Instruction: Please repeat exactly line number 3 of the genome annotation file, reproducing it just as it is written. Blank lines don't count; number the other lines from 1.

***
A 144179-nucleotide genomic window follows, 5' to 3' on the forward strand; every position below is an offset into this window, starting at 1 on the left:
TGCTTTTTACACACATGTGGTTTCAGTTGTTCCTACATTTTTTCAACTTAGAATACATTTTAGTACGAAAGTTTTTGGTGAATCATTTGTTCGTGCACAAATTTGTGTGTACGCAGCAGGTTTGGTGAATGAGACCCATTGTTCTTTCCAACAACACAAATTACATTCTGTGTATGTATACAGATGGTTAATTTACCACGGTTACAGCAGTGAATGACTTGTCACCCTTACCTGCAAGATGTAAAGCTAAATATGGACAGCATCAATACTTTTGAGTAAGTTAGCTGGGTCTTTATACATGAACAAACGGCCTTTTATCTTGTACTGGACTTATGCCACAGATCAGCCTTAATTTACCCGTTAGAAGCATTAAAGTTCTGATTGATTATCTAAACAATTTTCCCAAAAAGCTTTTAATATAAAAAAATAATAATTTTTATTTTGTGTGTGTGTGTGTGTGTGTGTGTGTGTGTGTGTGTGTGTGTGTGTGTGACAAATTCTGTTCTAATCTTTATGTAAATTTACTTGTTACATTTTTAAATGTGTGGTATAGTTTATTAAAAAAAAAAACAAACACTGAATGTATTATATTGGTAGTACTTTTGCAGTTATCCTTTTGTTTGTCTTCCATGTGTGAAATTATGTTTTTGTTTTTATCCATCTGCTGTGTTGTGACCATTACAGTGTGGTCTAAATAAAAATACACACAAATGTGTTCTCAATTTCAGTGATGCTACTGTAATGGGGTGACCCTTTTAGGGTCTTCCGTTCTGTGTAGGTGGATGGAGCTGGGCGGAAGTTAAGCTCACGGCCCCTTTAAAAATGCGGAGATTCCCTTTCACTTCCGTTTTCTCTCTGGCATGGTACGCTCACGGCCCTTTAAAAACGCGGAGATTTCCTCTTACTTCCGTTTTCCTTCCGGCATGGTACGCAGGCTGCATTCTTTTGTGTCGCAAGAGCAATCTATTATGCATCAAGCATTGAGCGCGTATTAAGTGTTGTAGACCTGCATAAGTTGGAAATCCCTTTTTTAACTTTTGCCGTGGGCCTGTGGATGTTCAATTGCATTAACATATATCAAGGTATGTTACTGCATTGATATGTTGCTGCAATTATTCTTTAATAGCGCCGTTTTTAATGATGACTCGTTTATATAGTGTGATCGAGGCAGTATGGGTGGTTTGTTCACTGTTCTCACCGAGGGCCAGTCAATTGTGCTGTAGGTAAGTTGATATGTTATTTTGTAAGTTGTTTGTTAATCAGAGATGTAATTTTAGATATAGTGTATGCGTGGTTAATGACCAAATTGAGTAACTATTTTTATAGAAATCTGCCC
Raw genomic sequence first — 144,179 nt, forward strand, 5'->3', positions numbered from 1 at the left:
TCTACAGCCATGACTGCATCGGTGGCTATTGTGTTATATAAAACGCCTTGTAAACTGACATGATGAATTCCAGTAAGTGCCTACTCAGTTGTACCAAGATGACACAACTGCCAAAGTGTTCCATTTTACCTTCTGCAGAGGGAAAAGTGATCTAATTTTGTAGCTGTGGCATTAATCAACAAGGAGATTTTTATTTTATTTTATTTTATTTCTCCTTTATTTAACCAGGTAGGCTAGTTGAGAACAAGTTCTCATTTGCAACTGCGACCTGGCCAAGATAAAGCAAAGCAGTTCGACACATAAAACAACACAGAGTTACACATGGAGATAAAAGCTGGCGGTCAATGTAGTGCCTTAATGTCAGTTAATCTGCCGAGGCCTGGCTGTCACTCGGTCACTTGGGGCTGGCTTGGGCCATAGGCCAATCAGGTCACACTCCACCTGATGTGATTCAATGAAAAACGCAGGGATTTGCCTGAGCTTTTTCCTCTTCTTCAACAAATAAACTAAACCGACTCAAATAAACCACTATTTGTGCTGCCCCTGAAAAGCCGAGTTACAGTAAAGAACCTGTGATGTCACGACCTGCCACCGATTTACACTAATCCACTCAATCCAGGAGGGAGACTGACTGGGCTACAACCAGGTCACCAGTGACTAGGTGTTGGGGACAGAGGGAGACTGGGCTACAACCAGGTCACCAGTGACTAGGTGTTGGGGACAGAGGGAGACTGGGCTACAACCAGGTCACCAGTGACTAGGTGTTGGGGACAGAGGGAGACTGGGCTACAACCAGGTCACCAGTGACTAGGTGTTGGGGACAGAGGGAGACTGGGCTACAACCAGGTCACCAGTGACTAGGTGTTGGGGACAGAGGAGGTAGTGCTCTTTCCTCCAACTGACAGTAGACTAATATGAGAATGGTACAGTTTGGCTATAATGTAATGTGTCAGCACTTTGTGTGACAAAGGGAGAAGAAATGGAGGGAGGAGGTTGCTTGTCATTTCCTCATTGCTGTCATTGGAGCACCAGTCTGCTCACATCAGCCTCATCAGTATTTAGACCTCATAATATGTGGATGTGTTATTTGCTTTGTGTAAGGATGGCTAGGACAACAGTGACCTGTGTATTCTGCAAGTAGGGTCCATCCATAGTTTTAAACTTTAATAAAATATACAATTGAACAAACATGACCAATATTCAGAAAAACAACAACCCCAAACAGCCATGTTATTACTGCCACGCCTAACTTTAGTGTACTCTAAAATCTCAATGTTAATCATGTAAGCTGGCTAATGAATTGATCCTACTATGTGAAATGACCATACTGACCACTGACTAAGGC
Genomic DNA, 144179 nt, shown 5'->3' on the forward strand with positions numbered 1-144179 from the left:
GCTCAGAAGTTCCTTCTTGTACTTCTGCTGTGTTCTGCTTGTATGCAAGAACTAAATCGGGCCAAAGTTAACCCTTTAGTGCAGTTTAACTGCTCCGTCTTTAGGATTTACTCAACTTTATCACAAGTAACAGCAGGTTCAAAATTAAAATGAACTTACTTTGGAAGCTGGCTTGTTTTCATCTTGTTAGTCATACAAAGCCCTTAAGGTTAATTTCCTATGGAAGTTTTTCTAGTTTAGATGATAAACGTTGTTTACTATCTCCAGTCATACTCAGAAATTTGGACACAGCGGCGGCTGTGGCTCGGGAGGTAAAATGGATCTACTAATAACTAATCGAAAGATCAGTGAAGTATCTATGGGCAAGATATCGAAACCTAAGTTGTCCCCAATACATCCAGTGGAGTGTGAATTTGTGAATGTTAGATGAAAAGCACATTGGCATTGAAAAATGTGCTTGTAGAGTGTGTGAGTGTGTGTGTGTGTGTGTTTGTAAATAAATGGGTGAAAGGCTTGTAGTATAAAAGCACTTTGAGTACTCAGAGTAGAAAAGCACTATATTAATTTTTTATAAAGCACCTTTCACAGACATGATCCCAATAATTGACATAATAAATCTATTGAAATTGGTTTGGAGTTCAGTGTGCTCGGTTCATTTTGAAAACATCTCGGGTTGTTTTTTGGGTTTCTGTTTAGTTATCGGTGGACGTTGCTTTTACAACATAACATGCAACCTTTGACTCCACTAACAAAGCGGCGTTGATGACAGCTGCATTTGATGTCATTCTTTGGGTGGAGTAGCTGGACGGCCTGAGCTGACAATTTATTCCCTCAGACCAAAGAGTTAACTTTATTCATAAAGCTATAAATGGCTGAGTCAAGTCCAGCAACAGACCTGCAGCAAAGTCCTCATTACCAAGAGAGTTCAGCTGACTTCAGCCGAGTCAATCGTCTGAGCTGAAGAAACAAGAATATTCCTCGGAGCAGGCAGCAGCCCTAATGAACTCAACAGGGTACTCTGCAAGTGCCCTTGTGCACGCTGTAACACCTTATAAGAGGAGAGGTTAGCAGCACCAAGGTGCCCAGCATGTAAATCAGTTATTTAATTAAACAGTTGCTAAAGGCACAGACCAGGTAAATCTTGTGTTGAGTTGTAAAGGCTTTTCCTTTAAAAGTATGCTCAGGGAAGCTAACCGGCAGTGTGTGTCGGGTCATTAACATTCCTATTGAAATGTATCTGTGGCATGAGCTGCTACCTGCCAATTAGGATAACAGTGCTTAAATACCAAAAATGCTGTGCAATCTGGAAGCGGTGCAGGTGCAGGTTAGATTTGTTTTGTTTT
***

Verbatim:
Raw genomic sequence first — 144,179 nt, forward strand, 5'->3', positions numbered from 1 at the left: